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Literature / Midnight Robber

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Midnight Robber is a very dark coming-of-age science fiction novel by Nalo Hopkinson, published in 2000.

Tan-Tan is a young girl growing up on the planet Toussaint, which was primarily settled by people from the Caribbean region of Earth. Toussaint is a rich, high-tech world, and life is easy. But when Tan-Tan's estranged father, Antonio, is framed for murder, he illegally takes his daughter with him to the Penal Colony world of New Half-Way Tree, where life is hard, brutal, and frequently short. Tan-Tan must adapt to this new, primitive world, sustained by her memories of childhood stories, especially her favorite, the Robber King, who goes his own way, and bows to no one. When she grows up, maybe she can become a great robber too! If she lives long enough....

Tropes in this book:

  • Abusive Parents: Not at first, but after Tan-Tan and her father have come to the Penal Colony world of New Half-Way Tree, the story gets a whole lot darker, especially after Tan-Tan hits puberty, and starts to resemble the mother they left behind. She still loves her father, but after he begins to rape her, she mentally divides him up into "Good Daddy" and "Bad Daddy", and lives in fear of the times that Bad Daddy will come out.
  • Ambiguously Gay: Claude has a female partner and is also seen embracing other male characters. He and One-Eye share a few suggestive moments when they're together.
  • Belligerent Sexual Tension: Subverted. Tan-Tan's parents had a love that people described as "so sweet it's hot", but eventually turned into pure discord without the sweet. Tan-Tan's father killed her mother's lover in a duel and fled with his daughter, and then things got worse...
  • Bizarre Sexual Dimorphism: The Douen, natives of the Penal Colony planet New Half-Way Tree. The males are lizard-like, and can speak fairly well. The women are more bird-like, with feathers and a beak which limits their ability to speak human languages—which is why most humans aren't aware they're intelligent, let alone the same species.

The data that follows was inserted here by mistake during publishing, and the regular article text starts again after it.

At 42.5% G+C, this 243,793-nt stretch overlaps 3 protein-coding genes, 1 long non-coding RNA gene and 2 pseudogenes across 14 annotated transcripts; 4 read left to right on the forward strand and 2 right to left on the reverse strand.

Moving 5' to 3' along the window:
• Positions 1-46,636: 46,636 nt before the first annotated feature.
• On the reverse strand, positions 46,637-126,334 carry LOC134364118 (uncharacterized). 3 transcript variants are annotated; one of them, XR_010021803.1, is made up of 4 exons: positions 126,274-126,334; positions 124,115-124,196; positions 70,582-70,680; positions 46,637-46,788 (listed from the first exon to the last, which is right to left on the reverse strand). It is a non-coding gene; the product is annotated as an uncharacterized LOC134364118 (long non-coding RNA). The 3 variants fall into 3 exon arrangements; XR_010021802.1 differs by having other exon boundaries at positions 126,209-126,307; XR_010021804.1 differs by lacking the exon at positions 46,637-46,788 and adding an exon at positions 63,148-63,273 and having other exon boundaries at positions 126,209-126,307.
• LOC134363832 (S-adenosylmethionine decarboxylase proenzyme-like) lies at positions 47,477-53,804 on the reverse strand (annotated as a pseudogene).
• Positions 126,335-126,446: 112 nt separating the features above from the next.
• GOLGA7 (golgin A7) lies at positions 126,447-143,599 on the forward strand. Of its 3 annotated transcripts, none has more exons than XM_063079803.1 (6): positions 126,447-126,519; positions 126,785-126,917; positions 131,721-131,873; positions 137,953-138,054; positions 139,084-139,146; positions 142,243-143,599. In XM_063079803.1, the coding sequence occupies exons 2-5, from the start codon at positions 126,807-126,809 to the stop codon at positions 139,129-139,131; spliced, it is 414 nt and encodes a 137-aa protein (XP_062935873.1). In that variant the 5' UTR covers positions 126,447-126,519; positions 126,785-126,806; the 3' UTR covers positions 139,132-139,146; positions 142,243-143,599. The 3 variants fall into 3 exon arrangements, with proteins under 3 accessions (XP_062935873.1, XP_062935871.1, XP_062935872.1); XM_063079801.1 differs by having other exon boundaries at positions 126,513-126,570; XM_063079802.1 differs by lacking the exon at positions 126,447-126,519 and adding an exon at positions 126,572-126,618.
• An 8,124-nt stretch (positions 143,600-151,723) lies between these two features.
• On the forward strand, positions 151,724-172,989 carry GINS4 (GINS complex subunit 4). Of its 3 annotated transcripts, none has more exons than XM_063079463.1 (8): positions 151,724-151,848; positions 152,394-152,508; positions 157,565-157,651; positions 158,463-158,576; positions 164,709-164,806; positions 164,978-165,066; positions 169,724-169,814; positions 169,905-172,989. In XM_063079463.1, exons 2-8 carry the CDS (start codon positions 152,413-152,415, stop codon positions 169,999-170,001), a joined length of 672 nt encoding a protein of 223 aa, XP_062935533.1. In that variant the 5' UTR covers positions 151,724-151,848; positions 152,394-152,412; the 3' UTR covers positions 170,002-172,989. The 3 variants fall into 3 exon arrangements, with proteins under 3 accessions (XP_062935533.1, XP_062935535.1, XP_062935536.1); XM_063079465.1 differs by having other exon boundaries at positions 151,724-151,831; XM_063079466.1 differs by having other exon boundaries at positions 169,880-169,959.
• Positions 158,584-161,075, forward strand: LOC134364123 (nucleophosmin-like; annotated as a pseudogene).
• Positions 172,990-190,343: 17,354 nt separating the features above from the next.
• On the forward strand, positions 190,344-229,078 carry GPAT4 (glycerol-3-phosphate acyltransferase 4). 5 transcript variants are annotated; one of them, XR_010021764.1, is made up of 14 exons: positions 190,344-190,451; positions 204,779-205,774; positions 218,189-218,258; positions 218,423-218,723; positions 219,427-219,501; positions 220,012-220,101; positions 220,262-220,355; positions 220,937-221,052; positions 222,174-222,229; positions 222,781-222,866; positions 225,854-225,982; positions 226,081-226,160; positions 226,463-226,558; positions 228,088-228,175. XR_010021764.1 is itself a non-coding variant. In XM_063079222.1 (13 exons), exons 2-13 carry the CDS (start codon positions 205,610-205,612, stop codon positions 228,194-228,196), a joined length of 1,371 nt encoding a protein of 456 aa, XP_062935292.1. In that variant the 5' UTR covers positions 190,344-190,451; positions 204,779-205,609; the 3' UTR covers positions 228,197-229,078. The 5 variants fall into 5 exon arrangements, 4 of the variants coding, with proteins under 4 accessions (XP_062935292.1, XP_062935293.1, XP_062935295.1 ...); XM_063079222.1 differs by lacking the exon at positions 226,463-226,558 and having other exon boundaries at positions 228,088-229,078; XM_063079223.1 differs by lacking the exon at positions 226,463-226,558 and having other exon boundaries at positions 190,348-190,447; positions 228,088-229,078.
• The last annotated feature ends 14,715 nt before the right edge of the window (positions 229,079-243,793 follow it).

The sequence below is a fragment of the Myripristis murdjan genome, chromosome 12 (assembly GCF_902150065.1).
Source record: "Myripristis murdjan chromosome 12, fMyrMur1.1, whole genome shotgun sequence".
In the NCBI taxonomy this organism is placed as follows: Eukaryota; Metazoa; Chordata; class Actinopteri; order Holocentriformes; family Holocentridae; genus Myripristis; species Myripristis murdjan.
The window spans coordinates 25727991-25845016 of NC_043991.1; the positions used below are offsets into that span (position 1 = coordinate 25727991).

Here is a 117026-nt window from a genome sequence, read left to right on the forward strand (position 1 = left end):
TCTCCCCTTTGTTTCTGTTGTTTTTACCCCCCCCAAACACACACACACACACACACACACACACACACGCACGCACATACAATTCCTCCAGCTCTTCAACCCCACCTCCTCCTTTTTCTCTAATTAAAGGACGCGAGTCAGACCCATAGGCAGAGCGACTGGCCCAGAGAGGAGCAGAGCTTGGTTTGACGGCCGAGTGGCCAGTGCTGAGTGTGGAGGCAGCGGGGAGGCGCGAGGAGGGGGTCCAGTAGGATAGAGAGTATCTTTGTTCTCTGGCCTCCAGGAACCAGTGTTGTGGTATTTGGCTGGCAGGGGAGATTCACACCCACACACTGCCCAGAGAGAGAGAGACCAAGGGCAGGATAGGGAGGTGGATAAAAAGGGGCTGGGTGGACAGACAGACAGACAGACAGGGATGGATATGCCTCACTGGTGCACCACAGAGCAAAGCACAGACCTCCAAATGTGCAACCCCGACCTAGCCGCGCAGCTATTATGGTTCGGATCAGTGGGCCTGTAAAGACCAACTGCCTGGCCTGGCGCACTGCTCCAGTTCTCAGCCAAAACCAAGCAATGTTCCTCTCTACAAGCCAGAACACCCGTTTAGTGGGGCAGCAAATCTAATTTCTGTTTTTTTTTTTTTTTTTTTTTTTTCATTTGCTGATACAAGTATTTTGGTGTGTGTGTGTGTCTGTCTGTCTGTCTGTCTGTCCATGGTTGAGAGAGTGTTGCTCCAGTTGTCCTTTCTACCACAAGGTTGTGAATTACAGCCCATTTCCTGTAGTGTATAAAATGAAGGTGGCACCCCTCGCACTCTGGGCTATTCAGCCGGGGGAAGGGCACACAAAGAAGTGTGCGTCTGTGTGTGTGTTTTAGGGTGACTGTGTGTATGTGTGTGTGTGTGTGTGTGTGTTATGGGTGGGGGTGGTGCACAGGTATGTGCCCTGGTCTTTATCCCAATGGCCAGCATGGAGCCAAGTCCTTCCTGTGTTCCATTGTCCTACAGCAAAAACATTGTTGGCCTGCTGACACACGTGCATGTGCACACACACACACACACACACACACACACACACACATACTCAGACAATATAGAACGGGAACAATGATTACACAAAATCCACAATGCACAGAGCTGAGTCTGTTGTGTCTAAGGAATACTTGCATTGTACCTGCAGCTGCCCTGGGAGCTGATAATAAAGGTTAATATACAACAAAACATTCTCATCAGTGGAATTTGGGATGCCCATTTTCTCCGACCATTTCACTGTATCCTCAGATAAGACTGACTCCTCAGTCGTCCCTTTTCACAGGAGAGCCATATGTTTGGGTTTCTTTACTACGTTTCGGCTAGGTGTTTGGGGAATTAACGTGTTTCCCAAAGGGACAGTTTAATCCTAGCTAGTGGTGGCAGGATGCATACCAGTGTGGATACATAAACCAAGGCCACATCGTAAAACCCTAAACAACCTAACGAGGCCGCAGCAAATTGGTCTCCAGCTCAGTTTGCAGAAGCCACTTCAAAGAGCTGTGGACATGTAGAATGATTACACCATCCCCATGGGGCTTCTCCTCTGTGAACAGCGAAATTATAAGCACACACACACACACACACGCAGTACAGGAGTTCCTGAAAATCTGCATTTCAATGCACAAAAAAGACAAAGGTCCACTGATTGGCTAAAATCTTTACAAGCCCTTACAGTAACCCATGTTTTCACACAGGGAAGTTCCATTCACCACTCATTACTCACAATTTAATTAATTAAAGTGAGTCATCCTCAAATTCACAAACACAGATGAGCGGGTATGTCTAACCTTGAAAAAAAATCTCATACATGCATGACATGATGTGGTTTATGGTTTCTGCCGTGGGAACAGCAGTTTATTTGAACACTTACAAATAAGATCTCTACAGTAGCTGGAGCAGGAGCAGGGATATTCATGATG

• Cannot Spit It Out: Human characters never bother explaining that their disgust for eating uncooked meat is because it can make humans ill, leading the Douen to think that humans are just finicky eaters.
  • Fantastic Racism: The Douen, native creatures of New Half-Way Tree, are intelligent, but treated like inferior, near-slaves by the humans who have been sent to this Penal Colony world, for no particular reason except that they can get away with it.
  • Living Legend: After the death of her father, Tan-Tan is on the run, and turns to robbery, partly inspired by the childhood tales she used to hear of the great Robber King. Soon, she begins to hear wildly exaggerated stories of herself. Apparently, the people of New Half-Way Tree were desperate for some legends to call their own, and are not at all ashamed to embellish events for the sake of a good story.
  • Patricide: The moment that changes everything. On Tan-Tan's 16th birthday, her father tries to rape her again, but this time she realizes she has a knife she just received as a birthday present, and may be able to defend herself. Death was not the plan—but it is the result.
  • Penal Colony: New Half-Way Tree is a world in another dimension, accessible directly from the planet Toussaint, and is where Toussaint ships all its worst criminals.
  • Post-Scarcity Economy: Most of the human worlds, including the planet Toussaint where the book starts, have automation which frees people from the need to work. Some, like the Pedicab Guild (taxi drivers), insist on doing so anyway, but for the most people, arts and leisure are the main activities. This leaves Tan-Tan and her father Antonio totally unprepared for life on the remote Penal Colony world of New Half-Way Tree, where hard work makes the difference between life and death.
  • Repetitive Name: Tan-Tan, the protagonist.
  • Silent Scapegoat: When teenaged Tan-Tan turns up pregnant, everyone assumes that her friend Melonhead is responsible. Melonhead knows that he's not, and, while he doesn't know for sure who is responsible, he assumes the real answer must be much worse, so he silently takes the blame and the associated shame.
  • Teenage Pregnancy: Tan-Tan ends up pregnant by her father, but her friend Melonhead is blamed.
  • What Measure Is a Non-Human?: The Douen native to the planet New Half-Way Tree, despite clearly being intelligent and able to talk, are regularly treated like animals, kept as slaves, and killed on a whim.